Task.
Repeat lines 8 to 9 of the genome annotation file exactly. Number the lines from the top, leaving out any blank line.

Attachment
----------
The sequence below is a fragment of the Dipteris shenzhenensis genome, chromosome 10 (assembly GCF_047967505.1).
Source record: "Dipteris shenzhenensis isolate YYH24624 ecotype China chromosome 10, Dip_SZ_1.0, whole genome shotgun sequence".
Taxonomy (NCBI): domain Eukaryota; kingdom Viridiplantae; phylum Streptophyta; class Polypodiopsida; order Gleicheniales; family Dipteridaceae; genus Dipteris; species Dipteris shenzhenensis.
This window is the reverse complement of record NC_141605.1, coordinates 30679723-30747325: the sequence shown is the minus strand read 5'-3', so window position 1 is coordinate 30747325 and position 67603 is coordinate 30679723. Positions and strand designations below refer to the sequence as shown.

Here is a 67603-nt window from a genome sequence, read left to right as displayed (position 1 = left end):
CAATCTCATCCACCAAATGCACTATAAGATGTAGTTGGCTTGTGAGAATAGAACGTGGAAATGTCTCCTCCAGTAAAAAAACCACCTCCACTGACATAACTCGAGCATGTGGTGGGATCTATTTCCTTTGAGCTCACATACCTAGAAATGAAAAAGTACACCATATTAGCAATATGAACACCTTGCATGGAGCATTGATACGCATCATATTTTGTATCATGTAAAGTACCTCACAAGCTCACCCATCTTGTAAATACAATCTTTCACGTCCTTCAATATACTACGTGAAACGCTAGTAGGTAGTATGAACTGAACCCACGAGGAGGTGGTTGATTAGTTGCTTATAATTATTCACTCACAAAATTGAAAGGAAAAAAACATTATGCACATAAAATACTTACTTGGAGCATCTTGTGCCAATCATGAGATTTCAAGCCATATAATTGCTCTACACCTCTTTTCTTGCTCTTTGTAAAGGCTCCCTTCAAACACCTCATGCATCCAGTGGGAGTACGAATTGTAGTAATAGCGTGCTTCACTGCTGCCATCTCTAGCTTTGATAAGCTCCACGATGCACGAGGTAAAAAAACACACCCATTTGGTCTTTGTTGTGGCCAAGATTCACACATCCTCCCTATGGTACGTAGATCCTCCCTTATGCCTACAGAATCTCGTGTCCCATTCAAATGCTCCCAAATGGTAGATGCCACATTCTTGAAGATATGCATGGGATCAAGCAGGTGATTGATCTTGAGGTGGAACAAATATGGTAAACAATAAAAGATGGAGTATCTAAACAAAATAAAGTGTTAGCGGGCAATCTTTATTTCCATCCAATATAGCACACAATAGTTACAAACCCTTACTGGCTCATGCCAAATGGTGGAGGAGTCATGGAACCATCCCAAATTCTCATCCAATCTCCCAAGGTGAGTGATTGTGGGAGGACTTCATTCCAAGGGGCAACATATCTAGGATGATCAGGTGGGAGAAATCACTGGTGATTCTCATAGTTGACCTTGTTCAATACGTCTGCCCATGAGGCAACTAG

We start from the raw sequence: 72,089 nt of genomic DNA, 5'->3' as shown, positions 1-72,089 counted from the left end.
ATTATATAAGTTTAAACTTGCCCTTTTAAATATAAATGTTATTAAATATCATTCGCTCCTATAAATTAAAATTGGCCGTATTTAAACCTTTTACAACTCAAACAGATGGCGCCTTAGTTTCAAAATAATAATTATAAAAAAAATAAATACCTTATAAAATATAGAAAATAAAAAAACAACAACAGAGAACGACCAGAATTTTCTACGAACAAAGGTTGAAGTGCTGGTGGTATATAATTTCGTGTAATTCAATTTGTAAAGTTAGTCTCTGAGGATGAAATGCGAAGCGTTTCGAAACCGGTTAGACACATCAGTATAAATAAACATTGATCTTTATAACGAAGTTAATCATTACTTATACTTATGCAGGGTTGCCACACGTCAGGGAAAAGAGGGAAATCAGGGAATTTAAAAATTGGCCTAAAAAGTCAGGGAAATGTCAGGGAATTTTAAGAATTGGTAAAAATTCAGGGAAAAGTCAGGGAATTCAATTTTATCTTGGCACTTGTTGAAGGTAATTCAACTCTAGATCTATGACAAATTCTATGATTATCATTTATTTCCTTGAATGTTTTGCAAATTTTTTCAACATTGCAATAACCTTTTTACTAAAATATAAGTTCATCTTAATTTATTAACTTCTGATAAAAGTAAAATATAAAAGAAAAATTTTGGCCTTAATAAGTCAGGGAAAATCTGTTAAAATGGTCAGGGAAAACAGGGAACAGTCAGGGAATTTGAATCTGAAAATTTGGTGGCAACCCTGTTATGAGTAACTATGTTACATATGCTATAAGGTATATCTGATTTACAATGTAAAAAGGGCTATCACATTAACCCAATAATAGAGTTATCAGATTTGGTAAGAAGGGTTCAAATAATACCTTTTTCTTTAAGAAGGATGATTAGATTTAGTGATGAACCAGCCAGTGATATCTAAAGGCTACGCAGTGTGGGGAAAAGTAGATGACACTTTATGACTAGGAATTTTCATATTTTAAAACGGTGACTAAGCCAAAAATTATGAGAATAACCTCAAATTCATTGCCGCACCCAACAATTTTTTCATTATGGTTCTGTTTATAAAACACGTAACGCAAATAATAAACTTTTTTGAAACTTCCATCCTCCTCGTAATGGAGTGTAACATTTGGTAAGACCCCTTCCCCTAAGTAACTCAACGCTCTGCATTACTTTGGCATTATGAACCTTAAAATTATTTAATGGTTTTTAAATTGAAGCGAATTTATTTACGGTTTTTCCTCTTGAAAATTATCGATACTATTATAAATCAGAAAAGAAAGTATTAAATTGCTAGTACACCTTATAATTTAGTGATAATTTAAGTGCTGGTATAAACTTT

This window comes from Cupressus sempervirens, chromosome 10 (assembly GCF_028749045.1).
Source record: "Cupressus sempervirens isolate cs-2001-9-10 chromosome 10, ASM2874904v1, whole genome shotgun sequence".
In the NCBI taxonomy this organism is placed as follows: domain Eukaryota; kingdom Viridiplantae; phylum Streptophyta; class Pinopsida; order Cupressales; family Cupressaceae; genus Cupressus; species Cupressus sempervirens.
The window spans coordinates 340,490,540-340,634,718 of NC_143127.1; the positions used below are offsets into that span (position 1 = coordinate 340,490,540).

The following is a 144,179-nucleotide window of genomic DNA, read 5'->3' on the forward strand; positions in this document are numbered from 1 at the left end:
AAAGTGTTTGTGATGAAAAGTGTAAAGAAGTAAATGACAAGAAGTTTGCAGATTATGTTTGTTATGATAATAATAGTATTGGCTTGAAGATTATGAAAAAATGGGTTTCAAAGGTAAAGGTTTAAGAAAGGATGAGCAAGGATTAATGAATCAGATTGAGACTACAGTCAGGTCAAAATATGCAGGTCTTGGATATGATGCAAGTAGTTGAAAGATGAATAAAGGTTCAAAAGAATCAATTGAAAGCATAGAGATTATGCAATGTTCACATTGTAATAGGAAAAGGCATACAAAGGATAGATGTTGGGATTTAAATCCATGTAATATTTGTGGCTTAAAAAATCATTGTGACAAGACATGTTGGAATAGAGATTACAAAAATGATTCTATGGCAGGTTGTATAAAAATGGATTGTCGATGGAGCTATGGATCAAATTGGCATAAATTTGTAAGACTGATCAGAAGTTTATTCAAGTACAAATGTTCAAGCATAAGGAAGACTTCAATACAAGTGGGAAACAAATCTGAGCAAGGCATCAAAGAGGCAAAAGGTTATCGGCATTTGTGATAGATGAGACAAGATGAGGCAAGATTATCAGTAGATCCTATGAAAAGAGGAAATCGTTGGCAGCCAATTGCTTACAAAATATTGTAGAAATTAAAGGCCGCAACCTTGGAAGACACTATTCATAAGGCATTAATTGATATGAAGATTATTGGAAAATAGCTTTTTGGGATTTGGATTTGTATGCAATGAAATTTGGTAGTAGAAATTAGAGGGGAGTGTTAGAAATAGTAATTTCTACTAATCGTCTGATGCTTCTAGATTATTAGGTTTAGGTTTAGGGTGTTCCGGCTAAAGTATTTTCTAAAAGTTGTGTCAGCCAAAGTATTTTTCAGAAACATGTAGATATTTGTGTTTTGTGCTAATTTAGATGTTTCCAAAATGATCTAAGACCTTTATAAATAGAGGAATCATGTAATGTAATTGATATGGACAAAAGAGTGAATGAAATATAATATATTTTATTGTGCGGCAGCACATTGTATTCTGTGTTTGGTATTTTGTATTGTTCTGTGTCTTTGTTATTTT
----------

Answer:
ATTATATAAGTTTAAACTTGCCCTTTTAAATATAAATGTTATTAAATATCATTCGCTCCTATAAATTAAAATTGGCCGTATTTAAACCTTTTACAACTCAAACAGATGGCGCCTTAGTTTCAAAATAATAATTATAAAAAAAATAAATACCTTATAAAATATAGAAAATAAAAAAACAACAACAGAGAACGACCAGAATTTTCTACGAACAAAGGTTGAAGTGCTGGTGGTATATAATTTCGTGTAATTCAATTTGTAAAGTTAGTCTCTGAGGATGAAATGCGAAGCGTTTCGAAACCGGTTAGACACATCAGTATAAATAAACATTGATCTTTATAACGAAGTTAATCATTACTTATACTTATGCAGGGTTGCCACACGTCAGGGAAAAGAGGGAAATCAGGGAATTTAAAAATTGGCCTAAAAAGTCAGGGAAATGTCAGGGAATTTTAAGAATTGGTAAAAATTCAGGGAAAAGTCAGGGAATTCAATTTTATCTTGGCACTTGTTGAAGGTAATTCAACTCTAGATCTATGACAAATTCTATGATTATCATTTATTTCCTTGAATGTTTTGCAAATTTTTTCAACATTGCAATAACCTTTTTACTAAAATATAAGTTCATCTTAATTTATTAACTTCTGATAAAAGTAAAATATAAAAGAAAAATTTTGGCCTTAATAAGTCAGGGAAAATCTGTTAAAATGGTCAGGGAAAACAGGGAACAGTCAGGGAATTTGAATCTGAAAATTTGGTGGCAACCCTGTTATGAGTAACTATGTTACATATGCTATAAGGTATATCTGATTTACAATGTAAAAAGGGCTATCACATTAACCCAATAATAGAGTTATCAGATTTGGTAAGAAGGGTTCAAATAATACCTTTTTCTTTAAGAAGGATGATTAGATTTAGTGATGAACCAGCCAGTGATATCTAAAGGCTACGCAGTGTGGGGAAAAGTAGATGACACTTTATGACTAGGAATTTTCATATTTTAAAACGGTGACTAAGCCAAAAATTATGAGAATAACCTCAAATTCATTGCCGCACCCAACAATTTTTTCATTATGGTTCTGTTTATAAAACACGTAACGCAAATAATAAACTTTTTTGAAACTTCCATCCTCCTCGTAATGGAGTGTAACATTTGGTAAGACCCCTTCCCCTAAGTAACTCAACGCTCTGCATTACTTTGGCATTATGAACCTTAAAATTATTTAATGGTTTTTAAATTGAAGCGAATTTATTTACGGTTTTTCCTCTTGAAAATTATCGATACTATTATAAATCAGAAAAGAAAGTATTAAATTGCTAGTACACCTTATAATTTAGTGATAATTTAAGTGCTGGTATAAACTTT

This window comes from Cupressus sempervirens, chromosome 10 (assembly GCF_028749045.1).